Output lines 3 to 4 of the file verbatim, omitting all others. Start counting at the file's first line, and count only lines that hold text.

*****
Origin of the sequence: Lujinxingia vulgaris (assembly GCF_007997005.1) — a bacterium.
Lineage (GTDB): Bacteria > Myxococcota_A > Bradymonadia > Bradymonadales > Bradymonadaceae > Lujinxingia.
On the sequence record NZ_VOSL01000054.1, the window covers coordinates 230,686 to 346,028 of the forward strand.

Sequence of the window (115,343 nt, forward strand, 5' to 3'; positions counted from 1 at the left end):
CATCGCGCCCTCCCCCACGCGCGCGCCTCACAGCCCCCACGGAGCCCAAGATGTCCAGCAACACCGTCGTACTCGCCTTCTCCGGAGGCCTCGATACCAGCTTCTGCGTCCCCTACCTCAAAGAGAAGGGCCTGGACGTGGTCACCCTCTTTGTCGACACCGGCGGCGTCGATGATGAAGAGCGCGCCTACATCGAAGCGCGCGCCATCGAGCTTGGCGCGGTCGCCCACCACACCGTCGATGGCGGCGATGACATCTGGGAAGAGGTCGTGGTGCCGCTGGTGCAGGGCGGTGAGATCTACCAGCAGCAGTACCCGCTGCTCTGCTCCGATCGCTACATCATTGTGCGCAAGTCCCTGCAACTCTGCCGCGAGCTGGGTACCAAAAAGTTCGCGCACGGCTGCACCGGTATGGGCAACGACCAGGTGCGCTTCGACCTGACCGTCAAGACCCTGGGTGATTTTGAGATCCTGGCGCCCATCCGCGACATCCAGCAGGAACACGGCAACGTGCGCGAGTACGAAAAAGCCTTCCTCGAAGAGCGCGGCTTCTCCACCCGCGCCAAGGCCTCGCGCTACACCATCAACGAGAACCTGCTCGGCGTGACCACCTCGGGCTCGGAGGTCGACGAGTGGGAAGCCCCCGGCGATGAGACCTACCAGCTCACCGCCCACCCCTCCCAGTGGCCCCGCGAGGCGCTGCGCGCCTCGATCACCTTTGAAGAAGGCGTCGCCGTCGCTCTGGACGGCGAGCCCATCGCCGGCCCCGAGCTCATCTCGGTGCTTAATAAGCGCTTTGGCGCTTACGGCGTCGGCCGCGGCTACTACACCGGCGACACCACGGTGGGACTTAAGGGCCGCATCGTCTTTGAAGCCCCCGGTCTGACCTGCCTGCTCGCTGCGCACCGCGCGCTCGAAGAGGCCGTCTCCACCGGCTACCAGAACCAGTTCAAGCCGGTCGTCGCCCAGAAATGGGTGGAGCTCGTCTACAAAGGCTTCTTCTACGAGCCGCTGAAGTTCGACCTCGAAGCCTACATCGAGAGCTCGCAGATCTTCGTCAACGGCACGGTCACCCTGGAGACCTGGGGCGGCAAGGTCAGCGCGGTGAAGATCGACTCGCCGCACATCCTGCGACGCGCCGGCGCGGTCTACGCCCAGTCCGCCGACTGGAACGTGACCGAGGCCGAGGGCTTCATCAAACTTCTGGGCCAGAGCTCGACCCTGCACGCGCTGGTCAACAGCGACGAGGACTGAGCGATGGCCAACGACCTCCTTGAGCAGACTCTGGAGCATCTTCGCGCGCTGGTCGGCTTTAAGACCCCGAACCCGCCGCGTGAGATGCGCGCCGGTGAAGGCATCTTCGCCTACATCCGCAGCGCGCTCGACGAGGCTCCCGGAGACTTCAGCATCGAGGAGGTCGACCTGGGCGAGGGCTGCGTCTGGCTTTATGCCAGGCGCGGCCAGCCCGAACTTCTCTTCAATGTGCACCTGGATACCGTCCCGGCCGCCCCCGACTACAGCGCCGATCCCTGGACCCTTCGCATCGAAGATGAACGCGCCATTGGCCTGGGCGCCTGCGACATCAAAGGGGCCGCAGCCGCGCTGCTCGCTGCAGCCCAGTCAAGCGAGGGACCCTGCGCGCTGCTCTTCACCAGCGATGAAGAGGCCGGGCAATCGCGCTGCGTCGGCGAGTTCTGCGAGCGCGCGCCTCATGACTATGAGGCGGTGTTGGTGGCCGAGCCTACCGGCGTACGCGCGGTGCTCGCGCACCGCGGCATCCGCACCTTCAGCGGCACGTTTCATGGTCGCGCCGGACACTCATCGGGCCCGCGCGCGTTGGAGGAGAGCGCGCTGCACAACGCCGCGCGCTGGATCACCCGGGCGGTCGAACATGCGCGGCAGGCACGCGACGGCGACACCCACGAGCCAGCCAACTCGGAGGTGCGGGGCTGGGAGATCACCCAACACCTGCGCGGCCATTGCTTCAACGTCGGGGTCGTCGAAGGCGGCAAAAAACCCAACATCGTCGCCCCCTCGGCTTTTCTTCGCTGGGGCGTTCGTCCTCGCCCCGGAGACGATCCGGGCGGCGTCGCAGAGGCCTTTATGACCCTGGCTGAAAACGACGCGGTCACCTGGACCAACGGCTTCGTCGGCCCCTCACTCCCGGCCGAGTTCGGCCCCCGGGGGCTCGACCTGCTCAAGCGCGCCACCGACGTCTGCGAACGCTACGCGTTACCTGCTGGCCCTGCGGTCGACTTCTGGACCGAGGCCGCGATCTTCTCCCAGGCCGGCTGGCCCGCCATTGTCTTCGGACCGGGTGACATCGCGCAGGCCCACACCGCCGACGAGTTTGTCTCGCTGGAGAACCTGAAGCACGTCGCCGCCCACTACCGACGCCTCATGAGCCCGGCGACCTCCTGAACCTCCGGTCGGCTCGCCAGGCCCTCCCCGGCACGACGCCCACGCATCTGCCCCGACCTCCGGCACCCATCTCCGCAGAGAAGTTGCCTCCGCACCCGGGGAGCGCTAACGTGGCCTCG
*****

On the sequence record NZ_VOSL01000054.1, the window covers coordinates 230,686 to 346,028 of the forward strand.

Sequence of the window (115,343 nt, forward strand, 5' to 3'; positions counted from 1 at the left end):